Two Soldiers

Characters: Steve Rogers, Hunter
Rated: PG
Summary: Steven goes looking for a rumored figure operating in Mutant Town. Eventually he finds Hunter.
OOC Date: 2017-12-09
IC Date: 2017-12-09
Where: Mutant Town

The rumors have never been to the point of major Daily Bugle front page stories about the Tiger of Mutant Town, but they have been there, quietly growing, for almost six years. Incidents have occured. Two of the biggest and most recent include a bank robbery stopped by Grace Choi and a ginormous tiger, and a magical troll awakened and attacking near a construction site close to a bridge, where pictures were taken of the tiger that kept the humungous troll occupied until the arrival of none other than the Justice Defenders' resident magical expert, Clea. And yet when newspapers and investigators show up asking questions, they get less than no help: no one here admits to knowing a damned thing about a tiger in mutant town. That's just a crazy myth. Stupid weirdos.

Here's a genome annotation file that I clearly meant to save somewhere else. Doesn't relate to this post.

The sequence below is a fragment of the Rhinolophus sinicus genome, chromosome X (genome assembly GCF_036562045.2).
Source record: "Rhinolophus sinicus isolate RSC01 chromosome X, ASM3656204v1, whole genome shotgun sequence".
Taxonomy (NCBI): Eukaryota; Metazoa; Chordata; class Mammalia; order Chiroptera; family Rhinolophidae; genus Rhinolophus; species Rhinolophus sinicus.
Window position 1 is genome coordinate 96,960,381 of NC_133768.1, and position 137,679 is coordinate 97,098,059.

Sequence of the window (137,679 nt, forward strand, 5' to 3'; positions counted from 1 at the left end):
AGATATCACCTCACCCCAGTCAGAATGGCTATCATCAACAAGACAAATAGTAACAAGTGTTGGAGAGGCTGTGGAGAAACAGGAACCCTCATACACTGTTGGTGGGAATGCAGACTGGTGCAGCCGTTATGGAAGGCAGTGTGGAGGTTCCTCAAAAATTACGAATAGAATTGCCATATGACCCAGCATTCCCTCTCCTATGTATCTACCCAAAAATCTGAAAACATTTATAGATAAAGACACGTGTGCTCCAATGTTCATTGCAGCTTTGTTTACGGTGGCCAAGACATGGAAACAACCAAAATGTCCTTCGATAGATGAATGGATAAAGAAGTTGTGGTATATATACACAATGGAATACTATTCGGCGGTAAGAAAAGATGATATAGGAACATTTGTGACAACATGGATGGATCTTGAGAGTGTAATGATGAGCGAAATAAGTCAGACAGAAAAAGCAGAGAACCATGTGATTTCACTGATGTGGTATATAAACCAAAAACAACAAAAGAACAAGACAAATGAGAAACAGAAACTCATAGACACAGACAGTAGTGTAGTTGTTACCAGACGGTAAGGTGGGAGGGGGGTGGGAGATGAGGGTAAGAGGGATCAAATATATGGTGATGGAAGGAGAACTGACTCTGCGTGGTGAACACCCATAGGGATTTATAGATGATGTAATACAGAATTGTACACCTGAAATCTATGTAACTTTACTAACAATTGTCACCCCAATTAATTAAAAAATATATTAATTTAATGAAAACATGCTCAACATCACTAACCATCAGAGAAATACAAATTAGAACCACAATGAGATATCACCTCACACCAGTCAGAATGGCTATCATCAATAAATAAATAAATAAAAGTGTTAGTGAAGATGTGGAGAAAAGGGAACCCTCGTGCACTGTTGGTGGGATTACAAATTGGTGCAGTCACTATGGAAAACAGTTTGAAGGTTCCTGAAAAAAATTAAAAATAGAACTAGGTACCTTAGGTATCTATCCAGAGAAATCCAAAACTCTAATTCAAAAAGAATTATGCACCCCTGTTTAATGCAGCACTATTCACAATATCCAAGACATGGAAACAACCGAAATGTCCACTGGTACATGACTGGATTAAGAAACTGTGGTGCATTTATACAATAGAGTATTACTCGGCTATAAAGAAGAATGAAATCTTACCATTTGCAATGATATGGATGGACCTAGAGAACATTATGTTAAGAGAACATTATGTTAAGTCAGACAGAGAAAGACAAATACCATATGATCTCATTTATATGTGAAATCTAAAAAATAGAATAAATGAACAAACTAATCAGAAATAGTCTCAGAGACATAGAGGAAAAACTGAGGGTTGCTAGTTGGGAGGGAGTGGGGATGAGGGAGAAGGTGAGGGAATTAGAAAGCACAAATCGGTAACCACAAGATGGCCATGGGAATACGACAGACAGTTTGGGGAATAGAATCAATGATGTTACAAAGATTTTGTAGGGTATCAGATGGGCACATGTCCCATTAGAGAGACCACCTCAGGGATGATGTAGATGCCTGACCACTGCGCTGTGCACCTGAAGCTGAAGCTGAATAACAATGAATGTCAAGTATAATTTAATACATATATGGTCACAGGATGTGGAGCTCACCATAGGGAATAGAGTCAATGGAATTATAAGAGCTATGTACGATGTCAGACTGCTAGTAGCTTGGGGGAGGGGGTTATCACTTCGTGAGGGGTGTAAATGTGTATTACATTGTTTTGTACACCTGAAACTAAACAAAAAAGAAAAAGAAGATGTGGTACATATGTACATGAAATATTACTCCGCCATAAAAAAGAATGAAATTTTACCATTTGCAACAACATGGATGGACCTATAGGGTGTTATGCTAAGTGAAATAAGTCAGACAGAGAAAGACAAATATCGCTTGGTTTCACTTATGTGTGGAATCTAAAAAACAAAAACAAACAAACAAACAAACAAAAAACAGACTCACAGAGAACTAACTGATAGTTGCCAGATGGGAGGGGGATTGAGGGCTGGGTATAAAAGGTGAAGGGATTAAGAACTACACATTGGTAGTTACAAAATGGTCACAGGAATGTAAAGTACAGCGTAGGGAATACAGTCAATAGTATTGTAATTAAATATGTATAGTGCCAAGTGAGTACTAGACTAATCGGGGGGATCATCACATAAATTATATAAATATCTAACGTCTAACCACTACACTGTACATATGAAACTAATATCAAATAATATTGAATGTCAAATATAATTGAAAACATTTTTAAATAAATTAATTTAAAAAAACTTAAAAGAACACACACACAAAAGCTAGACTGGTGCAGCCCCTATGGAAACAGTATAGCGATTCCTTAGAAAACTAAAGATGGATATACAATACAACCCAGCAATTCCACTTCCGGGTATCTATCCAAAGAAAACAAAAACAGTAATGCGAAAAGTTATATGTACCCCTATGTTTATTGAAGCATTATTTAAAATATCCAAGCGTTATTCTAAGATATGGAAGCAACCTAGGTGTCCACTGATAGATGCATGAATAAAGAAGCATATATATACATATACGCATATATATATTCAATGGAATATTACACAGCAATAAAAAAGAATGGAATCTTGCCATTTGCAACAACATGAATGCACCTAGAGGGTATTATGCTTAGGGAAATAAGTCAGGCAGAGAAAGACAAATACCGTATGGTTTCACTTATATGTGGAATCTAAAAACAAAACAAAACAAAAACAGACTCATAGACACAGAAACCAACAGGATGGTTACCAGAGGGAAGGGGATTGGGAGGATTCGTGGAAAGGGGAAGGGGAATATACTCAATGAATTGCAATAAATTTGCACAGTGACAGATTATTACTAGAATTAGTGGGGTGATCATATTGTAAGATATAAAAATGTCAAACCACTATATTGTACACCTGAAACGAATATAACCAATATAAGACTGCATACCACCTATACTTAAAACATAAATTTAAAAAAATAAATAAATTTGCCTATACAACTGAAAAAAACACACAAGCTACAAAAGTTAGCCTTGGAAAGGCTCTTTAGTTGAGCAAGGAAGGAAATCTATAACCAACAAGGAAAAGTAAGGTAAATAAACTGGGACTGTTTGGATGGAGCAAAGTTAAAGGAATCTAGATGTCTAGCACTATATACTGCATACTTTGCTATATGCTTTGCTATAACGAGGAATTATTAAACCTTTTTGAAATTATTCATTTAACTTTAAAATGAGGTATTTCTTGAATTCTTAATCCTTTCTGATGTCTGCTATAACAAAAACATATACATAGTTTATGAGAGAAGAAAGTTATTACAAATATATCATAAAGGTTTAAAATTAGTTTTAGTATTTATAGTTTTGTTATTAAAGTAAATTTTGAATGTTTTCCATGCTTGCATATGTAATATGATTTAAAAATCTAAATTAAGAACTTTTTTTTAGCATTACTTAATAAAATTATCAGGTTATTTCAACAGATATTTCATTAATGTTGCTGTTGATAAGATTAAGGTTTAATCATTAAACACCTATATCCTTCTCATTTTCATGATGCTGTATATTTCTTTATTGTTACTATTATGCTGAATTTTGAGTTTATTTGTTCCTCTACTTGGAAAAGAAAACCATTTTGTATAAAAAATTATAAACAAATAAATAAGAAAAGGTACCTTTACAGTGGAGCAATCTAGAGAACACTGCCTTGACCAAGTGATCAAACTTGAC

The other rumor that has been circulating implies that there is a growing population of Russian expats living in Mutant Town. At one time, that group seemed largely comprised of bratva. Then they ran afoul of something nasty. Many did not survive. Those that did relocated in a hurry. And rumors persist that they were taken out by 'one of their own' - a Russian expat, but not bratva. There is a name that is whispered, sometimes, between one of the Mutant Town residents and another, but never loudly, and never to cops or the like: Hunter.